This blog stuff is brand new to me. Triathlon once was, too. For some reason, writing this seems much more daunting than the first race I ever did. I didn’t know anyone who did triathlons and I didn’t have a reason to do one, other than it sounded fun. I liked to run and swim and I owned a bike. I registered for the event that would take place the day after my 32nd birthday. Instead of going out with friends that Saturday night to celebrate, I figured I should get some sleep.
I didn’t have any fancy gear. I didn’t even know I had to put air in my tires or how to shift the gears on my bike. I wore my bathing suit and a threw on a pair of bike shorts and a tank top after the swim. I rode in my running shoes and blasted my iPod on the run. It was exhilarating!!! And I was hooked. I didn’t break any records and I had a lot to learn about the sport.
Over the last seven years, I’ve grown as a triathlete. More importantly, I’ve grown as a person. My blog is about what I think is important on race day and certainly any other day, as well. We are all going to be proudly sporting our sun protective Tri Sirena kits. Let’s show the triathlon world how Siren Luminaries tackle race day. Triathlon is more than swim, bike, run. It’s also about discipline, mental tenacity, and camaraderie.
Race day is the final exam for which you’ve been studying. It’s a time to take all your hard work and trust your training. Your level of fitness is where it will be for the day. You cannot change that race morning. The weather may not be what you prefer and your sleep may have been less than ideal. The one aspect you can control is your attitude!
Remember you don’t have to do this, you get to do this. Your body and mind are strong. Any adversity you may face can be handled with a positive attitude. When you’re nailing your transition, smile. When you’re struggling on the run, smile. It’ll make it so much easier because you’ll be using fewer muscles to smile than you would to scowl. Let’s face it, you’re using enough energy already. And don’t forget those race photographers pop up where you least expect them. If you’re already smiling, you’re one step closer to a great race photo! Just throw in a shaka, a peace sign, or a thumbs up and you could be the next Triathlete magazine centerfold!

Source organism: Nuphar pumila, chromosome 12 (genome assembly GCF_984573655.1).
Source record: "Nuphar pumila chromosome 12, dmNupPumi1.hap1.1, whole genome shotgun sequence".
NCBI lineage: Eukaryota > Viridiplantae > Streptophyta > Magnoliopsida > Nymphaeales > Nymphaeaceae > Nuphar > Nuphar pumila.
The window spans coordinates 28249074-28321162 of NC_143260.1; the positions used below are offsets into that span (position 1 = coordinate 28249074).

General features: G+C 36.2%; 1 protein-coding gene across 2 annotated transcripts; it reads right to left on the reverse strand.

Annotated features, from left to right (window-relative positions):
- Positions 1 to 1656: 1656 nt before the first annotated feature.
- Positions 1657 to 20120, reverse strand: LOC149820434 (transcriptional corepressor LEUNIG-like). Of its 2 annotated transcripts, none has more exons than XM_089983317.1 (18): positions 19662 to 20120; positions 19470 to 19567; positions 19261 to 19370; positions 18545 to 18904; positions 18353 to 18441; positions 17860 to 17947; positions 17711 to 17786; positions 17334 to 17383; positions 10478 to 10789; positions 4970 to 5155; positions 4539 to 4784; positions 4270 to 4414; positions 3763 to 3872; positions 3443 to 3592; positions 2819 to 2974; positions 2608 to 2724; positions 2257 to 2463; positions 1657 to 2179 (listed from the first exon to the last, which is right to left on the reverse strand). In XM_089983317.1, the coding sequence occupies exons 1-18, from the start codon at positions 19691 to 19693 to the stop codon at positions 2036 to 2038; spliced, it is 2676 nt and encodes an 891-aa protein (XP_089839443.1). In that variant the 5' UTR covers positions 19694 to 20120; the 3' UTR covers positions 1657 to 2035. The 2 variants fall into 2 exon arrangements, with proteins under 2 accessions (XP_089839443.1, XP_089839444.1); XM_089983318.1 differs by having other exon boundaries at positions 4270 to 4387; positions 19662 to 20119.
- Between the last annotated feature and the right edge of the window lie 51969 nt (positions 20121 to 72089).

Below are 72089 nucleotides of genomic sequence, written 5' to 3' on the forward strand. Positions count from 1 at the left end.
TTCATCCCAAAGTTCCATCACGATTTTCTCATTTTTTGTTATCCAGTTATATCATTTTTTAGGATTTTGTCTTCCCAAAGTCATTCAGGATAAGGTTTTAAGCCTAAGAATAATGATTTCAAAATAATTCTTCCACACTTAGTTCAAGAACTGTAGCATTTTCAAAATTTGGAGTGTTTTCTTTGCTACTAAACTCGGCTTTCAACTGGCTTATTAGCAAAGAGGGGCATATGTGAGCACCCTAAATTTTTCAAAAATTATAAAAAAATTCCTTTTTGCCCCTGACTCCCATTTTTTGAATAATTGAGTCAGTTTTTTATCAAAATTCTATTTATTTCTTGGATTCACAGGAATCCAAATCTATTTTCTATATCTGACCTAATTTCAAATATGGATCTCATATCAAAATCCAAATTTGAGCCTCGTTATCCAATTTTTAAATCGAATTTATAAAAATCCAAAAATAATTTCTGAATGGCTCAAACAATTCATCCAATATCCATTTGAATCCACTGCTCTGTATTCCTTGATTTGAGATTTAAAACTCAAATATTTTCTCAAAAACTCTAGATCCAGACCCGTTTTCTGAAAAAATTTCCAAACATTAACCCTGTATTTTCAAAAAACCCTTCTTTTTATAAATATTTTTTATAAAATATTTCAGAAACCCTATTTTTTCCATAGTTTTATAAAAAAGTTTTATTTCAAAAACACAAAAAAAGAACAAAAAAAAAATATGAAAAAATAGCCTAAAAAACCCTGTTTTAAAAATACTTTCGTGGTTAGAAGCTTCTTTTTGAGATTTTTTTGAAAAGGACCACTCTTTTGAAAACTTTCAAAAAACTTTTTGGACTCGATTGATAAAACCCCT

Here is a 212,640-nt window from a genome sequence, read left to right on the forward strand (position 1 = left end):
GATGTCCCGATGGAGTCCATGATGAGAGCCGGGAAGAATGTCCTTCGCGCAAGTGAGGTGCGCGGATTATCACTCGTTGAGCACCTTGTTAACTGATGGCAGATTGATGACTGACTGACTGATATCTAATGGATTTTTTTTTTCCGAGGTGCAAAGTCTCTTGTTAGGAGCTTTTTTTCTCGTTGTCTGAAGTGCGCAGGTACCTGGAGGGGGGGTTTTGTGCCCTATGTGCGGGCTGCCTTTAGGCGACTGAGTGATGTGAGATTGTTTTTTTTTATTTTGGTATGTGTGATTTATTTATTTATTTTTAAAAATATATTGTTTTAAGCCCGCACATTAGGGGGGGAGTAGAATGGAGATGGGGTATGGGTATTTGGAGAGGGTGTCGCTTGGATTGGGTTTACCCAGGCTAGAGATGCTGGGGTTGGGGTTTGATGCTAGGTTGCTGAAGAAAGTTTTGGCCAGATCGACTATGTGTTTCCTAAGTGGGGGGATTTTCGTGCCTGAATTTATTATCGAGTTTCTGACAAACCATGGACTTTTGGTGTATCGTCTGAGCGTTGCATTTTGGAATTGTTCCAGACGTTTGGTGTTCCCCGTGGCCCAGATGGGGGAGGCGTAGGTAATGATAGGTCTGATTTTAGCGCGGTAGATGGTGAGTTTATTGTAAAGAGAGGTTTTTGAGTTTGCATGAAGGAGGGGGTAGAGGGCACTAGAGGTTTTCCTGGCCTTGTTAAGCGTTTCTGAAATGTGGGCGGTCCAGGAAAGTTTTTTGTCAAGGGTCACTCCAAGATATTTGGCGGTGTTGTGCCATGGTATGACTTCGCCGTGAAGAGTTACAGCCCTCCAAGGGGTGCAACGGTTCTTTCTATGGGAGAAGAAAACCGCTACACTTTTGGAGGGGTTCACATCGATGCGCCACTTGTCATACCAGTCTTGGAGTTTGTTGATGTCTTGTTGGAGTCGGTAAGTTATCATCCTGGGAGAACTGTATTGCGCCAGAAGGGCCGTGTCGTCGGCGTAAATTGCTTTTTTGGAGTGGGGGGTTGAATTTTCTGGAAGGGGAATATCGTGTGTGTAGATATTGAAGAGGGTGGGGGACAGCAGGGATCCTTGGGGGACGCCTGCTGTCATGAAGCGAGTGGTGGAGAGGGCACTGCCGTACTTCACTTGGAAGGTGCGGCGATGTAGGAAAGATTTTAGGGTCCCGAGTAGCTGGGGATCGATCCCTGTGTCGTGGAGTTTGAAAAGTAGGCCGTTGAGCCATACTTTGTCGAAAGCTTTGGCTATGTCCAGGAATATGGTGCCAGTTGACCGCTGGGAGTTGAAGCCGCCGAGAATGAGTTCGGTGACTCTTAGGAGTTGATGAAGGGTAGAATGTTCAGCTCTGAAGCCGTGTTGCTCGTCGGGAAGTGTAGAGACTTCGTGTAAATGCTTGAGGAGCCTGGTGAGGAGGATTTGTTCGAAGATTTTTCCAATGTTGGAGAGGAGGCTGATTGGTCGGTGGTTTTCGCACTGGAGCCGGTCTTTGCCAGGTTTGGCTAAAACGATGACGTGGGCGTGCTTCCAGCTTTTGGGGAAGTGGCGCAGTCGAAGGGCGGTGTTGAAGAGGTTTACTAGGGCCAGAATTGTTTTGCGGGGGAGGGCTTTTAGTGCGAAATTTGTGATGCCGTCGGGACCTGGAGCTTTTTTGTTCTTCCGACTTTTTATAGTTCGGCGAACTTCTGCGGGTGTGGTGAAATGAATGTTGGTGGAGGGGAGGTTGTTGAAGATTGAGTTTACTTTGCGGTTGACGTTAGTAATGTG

You are part of an amazing triathlon team, who love the same sport as you. The race will be filled with lots of others who feel the same as you or who are growing their relationship with the sport. If we nurture one another, triathlon will become an even stronger community. Offer words of encouragement or a reassuring smile. You never know who might need it. Small talk in the bathroom line always calms my nerves. And if you feel like you don’t have anything to give, look around and you’ll surely see someone you can draw some love from. We have our team, others may not have anyone. They may be future Luminaries, so let’s shine our siren love on them.
Extra hair ties, extra goggles, extra toilet paper. You may not be the one who needs it, but someone will. Body lube, sunscreen, a permanent marker. Be willing to share it. I like to bring my own bike tire pump because I am comfortable with it and I don’t like to wait. Use it and then offer it up to others around you. You may just put another racer's mind at ease. If they’re not sure how to add air to their tires, help them. I didn’t know in my first race and I’m thankful for the person that offered to air them up for me. I probably would have been riding at 50 PSI otherwise.
Thank everyone. Volunteers, law enforcement, race staff, photographers…they are all spending their time to make our event possible. The hotel staff, Air BnB hosts, and restaurant workers are also instrumental in our race experience. Remember to thank them for what was likely a chaotic experience with a bunch of excited triathletes. Last, but not least, your family and friends, if they have been involved with your journey. Triathlon can take up a lot of our time, but it’s important to realize it uses others time, as well.
Focus on your race. It seems simple enough, but it’s easy to lose sight of. Remember why you are out there. Enjoy it. Learn from it. Share your experience. Write a blog about it. ;) Over the past seven years, I’ve learned so much about triathlon. I started out in sprints and have found my love of the half iron distance. I’m not much better on the bike than I was back then, but I know more about it mechanically than I did. So, that’s something to be thankful for.
My goal for every race is the same…HAVE FUN! Of course, the entire race is not always fun, but I use the tricks above to make it the best it can be. Happy racing!
by Colleen Nihiser, Siren Luminary
Follow Colleen on Instagram! @pono_wahine